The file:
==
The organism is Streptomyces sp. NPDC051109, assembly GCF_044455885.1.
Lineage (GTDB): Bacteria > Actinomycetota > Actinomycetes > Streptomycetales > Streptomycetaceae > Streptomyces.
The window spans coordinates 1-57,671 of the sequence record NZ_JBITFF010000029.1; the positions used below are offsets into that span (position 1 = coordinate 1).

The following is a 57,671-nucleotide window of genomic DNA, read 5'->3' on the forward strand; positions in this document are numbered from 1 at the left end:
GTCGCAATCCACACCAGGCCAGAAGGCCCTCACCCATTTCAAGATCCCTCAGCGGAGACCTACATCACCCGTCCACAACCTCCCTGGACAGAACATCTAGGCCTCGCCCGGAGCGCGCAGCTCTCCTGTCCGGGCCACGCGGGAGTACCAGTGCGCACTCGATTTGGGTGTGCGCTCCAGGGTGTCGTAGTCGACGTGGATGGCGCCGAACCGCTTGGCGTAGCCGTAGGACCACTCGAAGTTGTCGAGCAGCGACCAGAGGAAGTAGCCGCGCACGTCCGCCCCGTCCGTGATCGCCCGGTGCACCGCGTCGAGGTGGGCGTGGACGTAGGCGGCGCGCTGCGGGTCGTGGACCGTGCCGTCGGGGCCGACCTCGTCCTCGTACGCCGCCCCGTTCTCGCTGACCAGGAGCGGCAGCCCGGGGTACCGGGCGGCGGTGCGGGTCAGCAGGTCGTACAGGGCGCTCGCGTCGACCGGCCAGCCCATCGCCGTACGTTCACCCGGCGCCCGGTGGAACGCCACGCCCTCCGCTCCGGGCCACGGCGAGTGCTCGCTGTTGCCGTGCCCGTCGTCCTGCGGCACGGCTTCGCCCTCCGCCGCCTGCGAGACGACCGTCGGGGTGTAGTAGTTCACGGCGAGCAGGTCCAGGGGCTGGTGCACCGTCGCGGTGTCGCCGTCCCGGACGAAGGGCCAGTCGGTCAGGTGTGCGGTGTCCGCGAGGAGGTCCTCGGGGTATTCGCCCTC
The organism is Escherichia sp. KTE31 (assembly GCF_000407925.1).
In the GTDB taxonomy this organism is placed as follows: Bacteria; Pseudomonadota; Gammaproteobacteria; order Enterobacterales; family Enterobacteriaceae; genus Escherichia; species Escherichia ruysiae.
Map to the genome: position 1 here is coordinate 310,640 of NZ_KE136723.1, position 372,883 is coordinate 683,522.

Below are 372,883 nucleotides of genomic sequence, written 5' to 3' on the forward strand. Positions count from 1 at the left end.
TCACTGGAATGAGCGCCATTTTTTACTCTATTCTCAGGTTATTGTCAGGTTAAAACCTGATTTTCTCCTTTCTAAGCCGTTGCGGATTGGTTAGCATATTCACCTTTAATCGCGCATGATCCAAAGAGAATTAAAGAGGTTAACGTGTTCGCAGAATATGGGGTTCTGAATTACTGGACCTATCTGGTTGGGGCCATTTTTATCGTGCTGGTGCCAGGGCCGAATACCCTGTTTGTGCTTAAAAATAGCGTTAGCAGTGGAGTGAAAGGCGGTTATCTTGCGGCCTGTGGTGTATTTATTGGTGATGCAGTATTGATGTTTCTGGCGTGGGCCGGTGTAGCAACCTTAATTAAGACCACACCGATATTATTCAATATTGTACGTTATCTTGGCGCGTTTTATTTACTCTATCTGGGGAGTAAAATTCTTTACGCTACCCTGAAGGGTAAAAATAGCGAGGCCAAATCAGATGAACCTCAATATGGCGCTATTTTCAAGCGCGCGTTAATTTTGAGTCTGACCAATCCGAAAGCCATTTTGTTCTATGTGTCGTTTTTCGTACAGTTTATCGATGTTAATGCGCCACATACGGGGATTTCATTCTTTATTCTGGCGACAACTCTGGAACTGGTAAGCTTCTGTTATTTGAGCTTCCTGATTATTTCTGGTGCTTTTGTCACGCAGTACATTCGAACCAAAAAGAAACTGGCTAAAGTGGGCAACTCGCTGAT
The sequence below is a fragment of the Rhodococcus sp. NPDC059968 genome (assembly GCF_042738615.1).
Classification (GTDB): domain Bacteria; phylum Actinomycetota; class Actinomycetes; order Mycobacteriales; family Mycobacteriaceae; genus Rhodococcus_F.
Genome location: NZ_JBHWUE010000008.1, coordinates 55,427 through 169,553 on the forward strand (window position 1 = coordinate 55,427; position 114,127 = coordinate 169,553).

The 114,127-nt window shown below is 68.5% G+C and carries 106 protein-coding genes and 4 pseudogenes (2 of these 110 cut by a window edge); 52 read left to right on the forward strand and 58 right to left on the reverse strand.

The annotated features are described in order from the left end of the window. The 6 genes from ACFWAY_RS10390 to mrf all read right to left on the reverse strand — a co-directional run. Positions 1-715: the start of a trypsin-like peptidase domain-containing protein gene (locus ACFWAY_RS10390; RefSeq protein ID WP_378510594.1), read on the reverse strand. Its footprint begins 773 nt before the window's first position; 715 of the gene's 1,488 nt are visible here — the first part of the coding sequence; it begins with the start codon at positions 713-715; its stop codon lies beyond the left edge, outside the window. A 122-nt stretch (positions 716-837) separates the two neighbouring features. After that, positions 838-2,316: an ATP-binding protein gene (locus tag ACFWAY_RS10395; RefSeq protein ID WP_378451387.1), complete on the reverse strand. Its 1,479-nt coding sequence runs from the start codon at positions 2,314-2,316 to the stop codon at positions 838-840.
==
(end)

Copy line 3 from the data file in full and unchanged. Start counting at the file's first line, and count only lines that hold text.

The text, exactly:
The window spans coordinates 1-57,671 of the sequence record NZ_JBITFF010000029.1; the positions used below are offsets into that span (position 1 = coordinate 1).